Agro firm to partner with University on guava plantation


Lifecom Global Services, an agricultural and business consulting firm, has indicated its readiness to partner with the University of Ilorin on the establishment of a guava plantation on the campus.


A team from the firm, led by Prof. Saka Ibiyemi of the Department of Chemistry, University of Ilorin, expressed the intention in Ilorin on Monday during a courtesy visit to the Vice-Chancellor, Prof. Sulyman Age Abdulkareem.


The Managing Director of the company, Mr Biodun Eniola, said that the guava plantation would involve the cultivation of a special variety of guava called Jumbo Juicy Guava (PSIDIUM GUAJAVA).


“There seems to be no plantation of the guava variety yet in Nigeria,’’ he said.


Eniola said that each fruit of the guava variety could weigh between 200 and 600 grammes, adding that at maturity, a single tree of the guava variety could produce between 24 and 60 kilogrammes of fruits.


He said that apart from the financial benefits, the guava plantation would be beneficial to students the Faculty of Agriculture, particularly those undergoing farm practical training.


He said that the collaboration would entail large-scale cultivation of the guava variety, which could involve an arrangement for outright sales of the fruits to the university.



Eniola described guava as the best source of Vitamin C, saying that the fruit contained 228mg of Vitamin C, which was equal to 338 per cent of the daily Recommended Dietary Allowance (RDA) for adults.


Responding, Abdulkareem welcomed the proposed initiative, saying that the university authorities had been looking into how to make judicious use of the vast land of the institution.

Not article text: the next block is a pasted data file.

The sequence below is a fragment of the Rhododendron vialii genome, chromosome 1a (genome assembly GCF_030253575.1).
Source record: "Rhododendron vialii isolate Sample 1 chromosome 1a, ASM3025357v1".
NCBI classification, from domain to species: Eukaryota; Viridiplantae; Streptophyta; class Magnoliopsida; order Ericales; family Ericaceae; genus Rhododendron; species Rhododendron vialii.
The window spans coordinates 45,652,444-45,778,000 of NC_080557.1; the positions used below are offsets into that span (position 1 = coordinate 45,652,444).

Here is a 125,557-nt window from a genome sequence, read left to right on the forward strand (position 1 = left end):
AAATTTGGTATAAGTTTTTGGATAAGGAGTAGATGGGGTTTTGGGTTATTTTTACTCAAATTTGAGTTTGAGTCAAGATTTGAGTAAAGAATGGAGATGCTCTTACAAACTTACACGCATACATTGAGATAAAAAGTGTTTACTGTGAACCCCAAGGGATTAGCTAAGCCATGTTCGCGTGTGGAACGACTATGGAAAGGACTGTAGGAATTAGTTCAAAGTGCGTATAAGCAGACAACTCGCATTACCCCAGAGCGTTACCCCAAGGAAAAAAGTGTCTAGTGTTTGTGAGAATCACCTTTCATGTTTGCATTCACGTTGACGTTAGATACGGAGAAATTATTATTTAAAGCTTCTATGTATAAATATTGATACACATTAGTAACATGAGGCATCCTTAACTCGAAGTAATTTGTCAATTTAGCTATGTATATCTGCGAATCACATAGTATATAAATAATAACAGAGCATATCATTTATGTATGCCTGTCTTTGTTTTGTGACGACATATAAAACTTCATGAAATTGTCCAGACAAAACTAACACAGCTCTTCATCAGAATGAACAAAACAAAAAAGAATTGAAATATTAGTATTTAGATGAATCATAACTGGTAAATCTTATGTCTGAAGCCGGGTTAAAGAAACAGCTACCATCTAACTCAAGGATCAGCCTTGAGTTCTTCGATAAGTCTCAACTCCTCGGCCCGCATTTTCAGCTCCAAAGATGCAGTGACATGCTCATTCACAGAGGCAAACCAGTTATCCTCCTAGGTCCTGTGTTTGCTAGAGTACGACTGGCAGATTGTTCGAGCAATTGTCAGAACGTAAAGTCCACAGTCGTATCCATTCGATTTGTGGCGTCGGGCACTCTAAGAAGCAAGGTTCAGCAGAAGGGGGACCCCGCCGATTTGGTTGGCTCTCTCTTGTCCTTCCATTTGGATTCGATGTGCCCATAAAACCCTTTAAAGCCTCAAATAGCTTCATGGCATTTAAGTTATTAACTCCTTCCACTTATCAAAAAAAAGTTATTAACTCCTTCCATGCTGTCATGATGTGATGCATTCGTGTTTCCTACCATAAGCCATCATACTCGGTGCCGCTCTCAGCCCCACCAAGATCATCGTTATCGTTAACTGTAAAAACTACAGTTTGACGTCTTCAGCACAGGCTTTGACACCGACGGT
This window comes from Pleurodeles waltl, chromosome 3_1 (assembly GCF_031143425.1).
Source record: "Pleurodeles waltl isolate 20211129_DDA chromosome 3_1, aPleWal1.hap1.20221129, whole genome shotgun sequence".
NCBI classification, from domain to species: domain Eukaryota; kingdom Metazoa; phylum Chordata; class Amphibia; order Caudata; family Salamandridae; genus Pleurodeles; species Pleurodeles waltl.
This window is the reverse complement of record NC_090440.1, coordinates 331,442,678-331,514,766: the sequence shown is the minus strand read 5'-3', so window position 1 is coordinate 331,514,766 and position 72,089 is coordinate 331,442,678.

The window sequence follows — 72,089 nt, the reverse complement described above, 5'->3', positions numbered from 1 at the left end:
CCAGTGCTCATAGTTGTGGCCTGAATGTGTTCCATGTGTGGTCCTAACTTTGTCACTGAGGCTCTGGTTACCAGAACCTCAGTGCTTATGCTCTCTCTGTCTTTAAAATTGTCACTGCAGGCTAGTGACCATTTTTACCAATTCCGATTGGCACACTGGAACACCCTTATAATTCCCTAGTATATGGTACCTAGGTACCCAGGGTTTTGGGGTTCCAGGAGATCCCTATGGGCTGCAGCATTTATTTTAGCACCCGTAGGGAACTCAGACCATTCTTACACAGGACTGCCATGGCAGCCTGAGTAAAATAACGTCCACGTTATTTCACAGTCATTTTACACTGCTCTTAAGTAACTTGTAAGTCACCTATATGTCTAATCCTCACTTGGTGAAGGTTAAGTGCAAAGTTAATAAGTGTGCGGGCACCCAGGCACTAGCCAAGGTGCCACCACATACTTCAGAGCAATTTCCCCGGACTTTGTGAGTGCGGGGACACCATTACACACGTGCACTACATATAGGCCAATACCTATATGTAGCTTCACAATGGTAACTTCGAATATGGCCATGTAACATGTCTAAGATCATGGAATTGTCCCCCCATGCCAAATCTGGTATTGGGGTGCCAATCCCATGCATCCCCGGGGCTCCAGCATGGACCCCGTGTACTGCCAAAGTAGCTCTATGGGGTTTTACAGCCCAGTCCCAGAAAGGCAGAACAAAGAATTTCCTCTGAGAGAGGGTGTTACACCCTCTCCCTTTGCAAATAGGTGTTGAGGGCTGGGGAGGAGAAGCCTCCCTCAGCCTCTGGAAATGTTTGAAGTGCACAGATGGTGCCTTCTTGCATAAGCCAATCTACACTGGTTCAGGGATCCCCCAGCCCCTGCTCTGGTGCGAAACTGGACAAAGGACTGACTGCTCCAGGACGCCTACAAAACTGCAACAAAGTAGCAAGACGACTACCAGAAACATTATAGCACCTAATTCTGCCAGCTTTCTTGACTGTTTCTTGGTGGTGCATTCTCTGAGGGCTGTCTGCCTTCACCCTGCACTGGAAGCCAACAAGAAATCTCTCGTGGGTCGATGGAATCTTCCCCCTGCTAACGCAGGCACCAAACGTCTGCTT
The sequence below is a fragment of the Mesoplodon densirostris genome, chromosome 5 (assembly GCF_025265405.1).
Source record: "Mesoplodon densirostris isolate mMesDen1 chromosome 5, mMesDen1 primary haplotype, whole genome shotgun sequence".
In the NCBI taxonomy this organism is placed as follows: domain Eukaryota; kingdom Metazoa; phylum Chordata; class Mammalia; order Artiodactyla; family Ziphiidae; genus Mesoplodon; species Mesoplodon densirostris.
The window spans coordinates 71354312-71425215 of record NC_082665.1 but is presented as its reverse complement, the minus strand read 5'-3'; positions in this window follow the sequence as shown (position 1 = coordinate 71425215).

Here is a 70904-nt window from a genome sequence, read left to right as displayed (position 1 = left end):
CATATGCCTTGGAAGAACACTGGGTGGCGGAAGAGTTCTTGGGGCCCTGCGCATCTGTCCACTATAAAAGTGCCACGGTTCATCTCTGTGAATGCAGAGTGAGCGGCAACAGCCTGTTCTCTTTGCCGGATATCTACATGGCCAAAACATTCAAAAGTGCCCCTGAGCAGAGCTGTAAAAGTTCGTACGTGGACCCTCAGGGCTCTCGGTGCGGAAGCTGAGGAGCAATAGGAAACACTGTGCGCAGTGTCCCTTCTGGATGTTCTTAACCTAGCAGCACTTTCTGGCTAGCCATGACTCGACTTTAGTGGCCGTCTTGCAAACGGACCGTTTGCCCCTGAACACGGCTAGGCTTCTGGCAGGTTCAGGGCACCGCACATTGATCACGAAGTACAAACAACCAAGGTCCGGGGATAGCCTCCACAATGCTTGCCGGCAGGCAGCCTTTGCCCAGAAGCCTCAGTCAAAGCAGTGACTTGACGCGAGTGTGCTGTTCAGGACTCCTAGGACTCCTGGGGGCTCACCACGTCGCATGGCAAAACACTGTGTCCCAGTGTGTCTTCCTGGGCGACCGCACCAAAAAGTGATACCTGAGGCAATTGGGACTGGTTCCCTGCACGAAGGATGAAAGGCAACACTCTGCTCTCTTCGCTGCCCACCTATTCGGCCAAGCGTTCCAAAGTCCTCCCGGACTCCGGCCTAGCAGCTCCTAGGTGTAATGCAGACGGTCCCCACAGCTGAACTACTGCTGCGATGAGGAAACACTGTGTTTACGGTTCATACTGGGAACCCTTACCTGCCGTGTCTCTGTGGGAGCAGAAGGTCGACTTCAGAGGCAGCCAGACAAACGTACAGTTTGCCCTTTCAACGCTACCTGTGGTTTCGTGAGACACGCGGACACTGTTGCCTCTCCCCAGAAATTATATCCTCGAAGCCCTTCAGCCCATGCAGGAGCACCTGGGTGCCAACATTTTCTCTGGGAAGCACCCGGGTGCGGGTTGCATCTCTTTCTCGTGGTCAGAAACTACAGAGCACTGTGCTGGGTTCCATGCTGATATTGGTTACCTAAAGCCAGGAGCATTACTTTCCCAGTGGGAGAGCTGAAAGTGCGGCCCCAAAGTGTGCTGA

He said that if the project only required the allocation of a portion of the land, he would have approved the proposal even before the Memorandum of Understanding (MoU) document was ready.


He said that his administration would support the project because of its potential benefits to the students and the institution as a whole.


Earlier, the company’s adviser, Prof. Ibiyemi, said that the project would enable the university authorities to encourage the students to go into commercial agriculture.


He said that when the students were able to perceive the qualities of the guava plantation, they would be stimulated to engage in commercial agriculture.


Ibiyemi, who described the guava variety as a product of research, said that the university would also want to carry out research on how to improve the nutritional value of the crop.


Arinze A